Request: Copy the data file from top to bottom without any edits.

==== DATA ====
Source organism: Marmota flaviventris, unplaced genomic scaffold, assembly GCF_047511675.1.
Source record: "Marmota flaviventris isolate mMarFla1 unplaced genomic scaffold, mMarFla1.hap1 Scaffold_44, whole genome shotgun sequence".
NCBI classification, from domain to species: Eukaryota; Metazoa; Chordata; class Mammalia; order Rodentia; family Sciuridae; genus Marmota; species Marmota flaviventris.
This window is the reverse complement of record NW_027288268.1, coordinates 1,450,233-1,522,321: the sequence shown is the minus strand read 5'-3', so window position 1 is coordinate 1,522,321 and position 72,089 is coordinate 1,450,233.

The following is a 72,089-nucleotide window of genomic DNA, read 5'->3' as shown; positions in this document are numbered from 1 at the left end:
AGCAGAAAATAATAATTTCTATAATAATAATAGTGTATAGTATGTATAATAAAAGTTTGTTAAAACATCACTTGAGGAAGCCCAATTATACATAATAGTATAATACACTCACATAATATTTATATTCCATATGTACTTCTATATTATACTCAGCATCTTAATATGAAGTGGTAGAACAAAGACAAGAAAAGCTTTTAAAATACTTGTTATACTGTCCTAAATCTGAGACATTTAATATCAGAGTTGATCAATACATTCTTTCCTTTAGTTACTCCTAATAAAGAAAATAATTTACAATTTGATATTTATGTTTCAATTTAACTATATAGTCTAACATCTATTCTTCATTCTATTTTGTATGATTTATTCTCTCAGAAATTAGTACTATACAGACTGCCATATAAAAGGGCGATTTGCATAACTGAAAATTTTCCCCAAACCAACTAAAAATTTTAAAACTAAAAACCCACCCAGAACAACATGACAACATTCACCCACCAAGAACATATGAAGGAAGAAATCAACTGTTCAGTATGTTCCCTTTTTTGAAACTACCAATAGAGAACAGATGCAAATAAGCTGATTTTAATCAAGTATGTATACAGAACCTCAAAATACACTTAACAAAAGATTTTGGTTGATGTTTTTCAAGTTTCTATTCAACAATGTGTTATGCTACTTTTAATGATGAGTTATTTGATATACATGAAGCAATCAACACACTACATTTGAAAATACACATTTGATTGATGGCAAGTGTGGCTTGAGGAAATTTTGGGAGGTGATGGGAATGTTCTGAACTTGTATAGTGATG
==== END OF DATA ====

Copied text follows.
Source organism: Marmota flaviventris, unplaced genomic scaffold, assembly GCF_047511675.1.
Source record: "Marmota flaviventris isolate mMarFla1 unplaced genomic scaffold, mMarFla1.hap1 Scaffold_44, whole genome shotgun sequence".
NCBI classification, from domain to species: Eukaryota; Metazoa; Chordata; class Mammalia; order Rodentia; family Sciuridae; genus Marmota; species Marmota flaviventris.
This window is the reverse complement of record NW_027288268.1, coordinates 1,450,233-1,522,321: the sequence shown is the minus strand read 5'-3', so window position 1 is coordinate 1,522,321 and position 72,089 is coordinate 1,450,233.

The following is a 72,089-nucleotide window of genomic DNA, read 5'->3' as shown; positions in this document are numbered from 1 at the left end:
AGCAGAAAATAATAATTTCTATAATAATAATAGTGTATAGTATGTATAATAAAAGTTTGTTAAAACATCACTTGAGGAAGCCCAATTATACATAATAGTATAATACACTCACATAATATTTATATTCCATATGTACTTCTATATTATACTCAGCATCTTAATATGAAGTGGTAGAACAAAGACAAGAAAAGCTTTTAAAATACTTGTTATACTGTCCTAAATCTGAGACATTTAATATCAGAGTTGATCAATACATTCTTTCCTTTAGTTACTCCTAATAAAGAAAATAATTTACAATTTGATATTTATGTTTCAATTTAACTATATAGTCTAACATCTATTCTTCATTCTATTTTGTATGATTTATTCTCTCAGAAATTAGTACTATACAGACTGCCATATAAAAGGGCGATTTGCATAACTGAAAATTTTCCCCAAACCAACTAAAAATTTTAAAACTAAAAACCCACCCAGAACAACATGACAACATTCACCCACCAAGAACATATGAAGGAAGAAATCAACTGTTCAGTATGTTCCCTTTTTTGAAACTACCAATAGAGAACAGATGCAAATAAGCTGATTTTAATCAAGTATGTATACAGAACCTCAAAATACACTTAACAAAAGATTTTGGTTGATGTTTTTCAAGTTTCTATTCAACAATGTGTTATGCTACTTTTAATGATGAGTTATTTGATATACATGAAGCAATCAACACACTACATTTGAAAATACACATTTGATTGATGGCAAGTGTGGCTTGAGGAAATTTTGGGAGGTGATGGGAATGTTCTGAACTTGTATAGTGATG